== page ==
What Linguistic Universals Can Be True Of

  • Aditi Lahiri
  • Frans Plank
Part of the Studies in Natural Language and Linguistic Theory book series (SNLT, volume 76)


Universals in linguistics were traditionally intended to be true of languages: “for all languages, p” or “for all languages, if p then q”. Our contention, by contrast, is that many universals have a narrower scope than languages as such, or mental lexicons-and-grammars as such. Linguistic universals are not axiomatically to be conceived of as universals of language: it is only derivatively—namely if universals are true of all parts of each language and of all representations of forms-in-constructions of each language—that this is what they may amount to. Only very basic organising principles of lexicons and grammars should really be expected to make their influence felt pervasively, over all parts and all representations.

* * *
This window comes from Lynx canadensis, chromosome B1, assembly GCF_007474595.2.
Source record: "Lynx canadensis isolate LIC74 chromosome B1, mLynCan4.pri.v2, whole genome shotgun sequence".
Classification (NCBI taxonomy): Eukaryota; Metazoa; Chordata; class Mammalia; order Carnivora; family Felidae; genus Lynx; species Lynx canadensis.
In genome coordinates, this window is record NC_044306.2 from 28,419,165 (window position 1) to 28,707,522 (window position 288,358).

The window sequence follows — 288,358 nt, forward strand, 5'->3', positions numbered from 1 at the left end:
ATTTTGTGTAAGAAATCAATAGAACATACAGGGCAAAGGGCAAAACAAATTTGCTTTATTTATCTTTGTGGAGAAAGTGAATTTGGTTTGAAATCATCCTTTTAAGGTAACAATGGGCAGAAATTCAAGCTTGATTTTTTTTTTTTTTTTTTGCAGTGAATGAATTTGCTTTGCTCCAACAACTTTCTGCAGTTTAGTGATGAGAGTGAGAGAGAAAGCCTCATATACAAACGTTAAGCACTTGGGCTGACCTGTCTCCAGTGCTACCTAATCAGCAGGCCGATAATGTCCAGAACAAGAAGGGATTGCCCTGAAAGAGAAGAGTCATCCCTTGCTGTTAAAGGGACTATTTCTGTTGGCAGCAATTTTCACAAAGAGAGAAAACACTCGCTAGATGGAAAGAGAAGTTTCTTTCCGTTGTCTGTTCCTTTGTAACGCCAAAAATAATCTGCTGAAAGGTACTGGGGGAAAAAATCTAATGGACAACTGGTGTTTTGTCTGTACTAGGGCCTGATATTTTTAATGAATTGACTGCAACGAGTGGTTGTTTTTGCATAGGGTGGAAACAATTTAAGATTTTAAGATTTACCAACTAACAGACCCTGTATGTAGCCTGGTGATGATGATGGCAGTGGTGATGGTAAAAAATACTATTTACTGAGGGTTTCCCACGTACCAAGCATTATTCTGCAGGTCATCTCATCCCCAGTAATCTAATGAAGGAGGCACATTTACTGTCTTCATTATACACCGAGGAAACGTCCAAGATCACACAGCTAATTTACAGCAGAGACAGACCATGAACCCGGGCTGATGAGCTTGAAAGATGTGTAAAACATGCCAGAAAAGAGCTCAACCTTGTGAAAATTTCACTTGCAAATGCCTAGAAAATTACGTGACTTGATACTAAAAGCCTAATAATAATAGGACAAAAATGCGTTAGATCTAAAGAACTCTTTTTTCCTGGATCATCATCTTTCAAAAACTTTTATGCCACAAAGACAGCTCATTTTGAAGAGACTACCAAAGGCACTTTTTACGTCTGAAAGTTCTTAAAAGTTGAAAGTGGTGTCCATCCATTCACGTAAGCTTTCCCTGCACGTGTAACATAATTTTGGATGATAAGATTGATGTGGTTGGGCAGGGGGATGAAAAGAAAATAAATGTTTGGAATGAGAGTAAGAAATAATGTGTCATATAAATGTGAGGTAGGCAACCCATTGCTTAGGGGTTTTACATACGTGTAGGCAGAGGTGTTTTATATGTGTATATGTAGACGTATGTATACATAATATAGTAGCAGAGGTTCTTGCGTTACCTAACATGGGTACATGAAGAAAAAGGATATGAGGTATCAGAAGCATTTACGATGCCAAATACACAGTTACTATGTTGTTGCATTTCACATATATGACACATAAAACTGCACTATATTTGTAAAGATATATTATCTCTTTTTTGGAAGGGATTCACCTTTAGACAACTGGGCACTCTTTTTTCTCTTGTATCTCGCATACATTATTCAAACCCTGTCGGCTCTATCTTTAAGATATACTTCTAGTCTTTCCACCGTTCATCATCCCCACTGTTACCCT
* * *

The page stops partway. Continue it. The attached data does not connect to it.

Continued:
Adjective order asymmetry coronal gender infixation markedness universals 


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Copyright information

© Springer Science+Business Media B.V. 2009

Authors and Affiliations

  • Aditi Lahiri
    • 1
  • Frans Plank
    • 2
  1. 1.University of OxfordOxford
  2. 2.Universität KonstanzKonstanz

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